A Medical Device Daily

The Medicare funding bill has raised probably more hackles than any other healthcare financing bill this year with the exception of the bill for the Children's Health Insurance Plan, but one of the differences is that Congress resoundingly overrode the White House's veto of the former.

By a vote of 383-41, the House of Representatives blew past the veto Tuesday after picking up 28 additional votes, and the Senate followed suit, overriding the Bush veto by 70-26. Senate supporters increased by four all of them members of the GOP but Sens. Barack Obama (D-Illinois), John McCain (R-Arizona), Ted Kennedy (D-Massachusetts) and John Warner (R-Virginia), all missed the vote for varying reasons.

The override of the veto will reverse the scheduled 10.6% cut to physician pay under Medicare Part B for the next 18 months and boosts payments by 1.1% next year. However, this is achieved by cutting payments to Medicare Advantage plans to the tune of $12.5 billion over five years. This funding mechanism lay at the heart of the conflict between the two parties over the bills.

Another feature of the bill is that it slaps an 18-month hold on the bidding program for durable medical equipment, which is thought to offer potential savings of $1 billion a year.

In a statement, Senate majority leader Harry Reid (D-Nevada), said, "we wasted no time in reversing the president's carelessness and protecting our nation's doctors and the patients they treat and this responsible and overdue Medicare fix is now law." However, the Senate's Jon Kyl (R-Arizona), said the bill "reduces patient access and choices," criticizing Democrats for elbowing aside an alternative bill that had been under negotiation between Max Baucus (D-Montana) and Chuck Grassley (R-Iowa), the chairman and ranking member, respectively, of the Senate Finance Committee.

Unfortunately for Congress, the Part B doc fee fix will arise again in 18 months because the measure does not deal with the sustainable growth rate (SGR) mechanism, leaving a potential rate cut of 20% to overcome in 2011.

Rep. Pete Stark (D-California), the chairman of the health subcommittee of the House Ways and Means Committee, acknowledged in a statement that Congress is "just kicking the can down the road," adding, "none of us ... have any idea how we are going to solve the physician reimbursement issue."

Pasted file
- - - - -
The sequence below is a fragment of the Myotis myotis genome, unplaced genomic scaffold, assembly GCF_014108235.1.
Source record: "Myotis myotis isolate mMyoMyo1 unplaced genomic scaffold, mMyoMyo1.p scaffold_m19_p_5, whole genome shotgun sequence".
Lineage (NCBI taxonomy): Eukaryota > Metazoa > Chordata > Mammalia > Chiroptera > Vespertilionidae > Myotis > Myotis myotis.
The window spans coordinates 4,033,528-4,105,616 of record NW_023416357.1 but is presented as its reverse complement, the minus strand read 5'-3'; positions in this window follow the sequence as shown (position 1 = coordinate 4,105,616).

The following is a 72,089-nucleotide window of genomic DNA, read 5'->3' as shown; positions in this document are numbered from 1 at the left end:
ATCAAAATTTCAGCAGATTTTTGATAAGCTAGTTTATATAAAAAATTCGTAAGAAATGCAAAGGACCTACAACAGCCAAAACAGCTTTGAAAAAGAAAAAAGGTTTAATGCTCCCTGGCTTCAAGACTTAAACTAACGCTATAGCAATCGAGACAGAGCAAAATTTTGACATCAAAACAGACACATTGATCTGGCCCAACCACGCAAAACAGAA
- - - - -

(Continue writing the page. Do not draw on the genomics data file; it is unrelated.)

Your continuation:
In a July 15 statement, Nancy Nielsen, MD, President of the American Medical Association (AMA; Washington), said the cuts to doc fees "would have been devastating to seniors and the disabled who rely on Medicare for the healthcare they need, as well as to military families who rely on Tricare for their healthcare." Nielsen also said that the debate "underscores the need for lawmakers to permanently replace the flawed Medicare physician payment formula so physicians can focus on the real work at hand: taking care of patients."

NIH says yes to high-tech equipment

Medical technology benefits from a lot of private-sector investment, but the National Institutes of Health, with its $30 billion annual budget, has pockets of its own. NIH recently authorized a round of awards to research centers that will put the latest technology in the hands of medical researchers, hopefully driving basic research into cures for the clinic.

In a July 16 statement, NIH reported that it has awarded more than $33 million to 20 parties for research under the High-End Instrumentation (HEI) grants program, which is dedicated to such efforts that require at least $750,000 to fund.

Among the beneficiaries of the awards is Florida State University (FSU; Tallahassee), which will obtain a pair of the latest robotic electron microscopes, which will be used to provide rapid 3-D imaging of interactions between individual proteins and the components within living cells. These microscopes can be operated remotely 24 hours a day and will provide data on heart disease, cancer and HIV/AIDS.

Barbara Alving, MD, the director of the National Center for Research Resources at NIH, said in the statement, "tools such as these play key roles in the study of disease and the fundamental mechanisms of biological function, ultimately leading to new advances and treatments for diseases."

Another academic research center, the University of Wisconsin/Madison (Madison, Wisconsin) will install "a unique integrated liquid chromatography, mass spectrometry, and NMR (nuclear magnetic resonance spectrometer) system" that will boost research into biomarkers. The University of Pittsburgh (Pittsburgh, Pennsylvania) will pick up "the latest hybrid imaging technology a new system that combines positron emission tomography (PET) with magnetic resonance imaging," according to the NIH statement. Researchers there hope to learn more about neurodegenerative states such as Alzheimer's disease.

According to NIH, any institution seeking HEI awards "must identify three or more NIH-funded investigators whose research requires the requested instrument" and must fund any buildings or building renovations to support the equipment. Maintenance services are also on the receiving institution's budget, and the maximum award is said to be $2 million.